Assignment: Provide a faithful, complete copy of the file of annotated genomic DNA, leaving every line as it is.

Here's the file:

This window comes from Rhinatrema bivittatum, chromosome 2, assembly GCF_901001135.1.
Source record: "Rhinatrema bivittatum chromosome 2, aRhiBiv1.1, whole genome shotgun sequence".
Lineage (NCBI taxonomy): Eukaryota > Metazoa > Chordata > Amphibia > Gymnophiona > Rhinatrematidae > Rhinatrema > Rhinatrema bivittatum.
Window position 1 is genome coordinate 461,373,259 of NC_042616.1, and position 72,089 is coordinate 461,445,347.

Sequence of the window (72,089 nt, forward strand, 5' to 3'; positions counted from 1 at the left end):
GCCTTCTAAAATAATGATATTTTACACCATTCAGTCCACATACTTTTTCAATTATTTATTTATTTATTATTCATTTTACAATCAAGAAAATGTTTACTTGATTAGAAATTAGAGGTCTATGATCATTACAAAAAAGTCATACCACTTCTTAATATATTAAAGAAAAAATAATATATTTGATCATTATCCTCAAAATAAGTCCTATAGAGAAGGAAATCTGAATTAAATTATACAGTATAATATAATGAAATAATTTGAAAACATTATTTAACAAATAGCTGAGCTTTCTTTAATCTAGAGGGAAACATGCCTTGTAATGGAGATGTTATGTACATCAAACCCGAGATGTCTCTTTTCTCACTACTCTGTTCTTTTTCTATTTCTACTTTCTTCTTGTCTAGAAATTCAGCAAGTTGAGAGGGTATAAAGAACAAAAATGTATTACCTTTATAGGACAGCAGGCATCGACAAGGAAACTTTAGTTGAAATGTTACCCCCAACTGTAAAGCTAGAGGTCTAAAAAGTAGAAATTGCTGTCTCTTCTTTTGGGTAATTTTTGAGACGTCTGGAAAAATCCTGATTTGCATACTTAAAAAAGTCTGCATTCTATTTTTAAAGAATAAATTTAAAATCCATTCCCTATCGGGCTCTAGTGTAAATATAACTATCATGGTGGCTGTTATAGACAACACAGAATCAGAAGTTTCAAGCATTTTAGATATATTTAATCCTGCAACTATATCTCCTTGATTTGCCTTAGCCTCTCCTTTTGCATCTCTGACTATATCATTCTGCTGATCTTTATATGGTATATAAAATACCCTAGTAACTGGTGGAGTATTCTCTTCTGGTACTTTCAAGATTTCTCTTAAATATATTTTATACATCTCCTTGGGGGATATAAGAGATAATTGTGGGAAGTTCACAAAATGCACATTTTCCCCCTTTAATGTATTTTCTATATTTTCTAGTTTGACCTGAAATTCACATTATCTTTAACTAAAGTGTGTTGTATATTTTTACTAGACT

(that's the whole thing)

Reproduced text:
This window comes from Rhinatrema bivittatum, chromosome 2, assembly GCF_901001135.1.
Source record: "Rhinatrema bivittatum chromosome 2, aRhiBiv1.1, whole genome shotgun sequence".
Lineage (NCBI taxonomy): Eukaryota > Metazoa > Chordata > Amphibia > Gymnophiona > Rhinatrematidae > Rhinatrema > Rhinatrema bivittatum.
Window position 1 is genome coordinate 461,373,259 of NC_042616.1, and position 72,089 is coordinate 461,445,347.

Sequence of the window (72,089 nt, forward strand, 5' to 3'; positions counted from 1 at the left end):
GCCTTCTAAAATAATGATATTTTACACCATTCAGTCCACATACTTTTTCAATTATTTATTTATTTATTATTCATTTTACAATCAAGAAAATGTTTACTTGATTAGAAATTAGAGGTCTATGATCATTACAAAAAAGTCATACCACTTCTTAATATATTAAAGAAAAAATAATATATTTGATCATTATCCTCAAAATAAGTCCTATAGAGAAGGAAATCTGAATTAAATTATACAGTATAATATAATGAAATAATTTGAAAACATTATTTAACAAATAGCTGAGCTTTCTTTAATCTAGAGGGAAACATGCCTTGTAATGGAGATGTTATGTACATCAAACCCGAGATGTCTCTTTTCTCACTACTCTGTTCTTTTTCTATTTCTACTTTCTTCTTGTCTAGAAATTCAGCAAGTTGAGAGGGTATAAAGAACAAAAATGTATTACCTTTATAGGACAGCAGGCATCGACAAGGAAACTTTAGTTGAAATGTTACCCCCAACTGTAAAGCTAGAGGTCTAAAAAGTAGAAATTGCTGTCTCTTCTTTTGGGTAATTTTTGAGACGTCTGGAAAAATCCTGATTTGCATACTTAAAAAAGTCTGCATTCTATTTTTAAAGAATAAATTTAAAATCCATTCCCTATCGGGCTCTAGTGTAAATATAACTATCATGGTGGCTGTTATAGACAACACAGAATCAGAAGTTTCAAGCATTTTAGATATATTTAATCCTGCAACTATATCTCCTTGATTTGCCTTAGCCTCTCCTTTTGCATCTCTGACTATATCATTCTGCTGATCTTTATATGGTATATAAAATACCCTAGTAACTGGTGGAGTATTCTCTTCTGGTACTTTCAAGATTTCTCTTAAATATATTTTATACATCTCCTTGGGGGATATAAGAGATAATTGTGGGAAGTTCACAAAATGCACATTTTCCCCCTTTAATGTATTTTCTATATTTTCTAGTTTGACCTGAAATTCACATTATCTTTAACTAAAGTGTGTTGTATATTTTTACTAGACT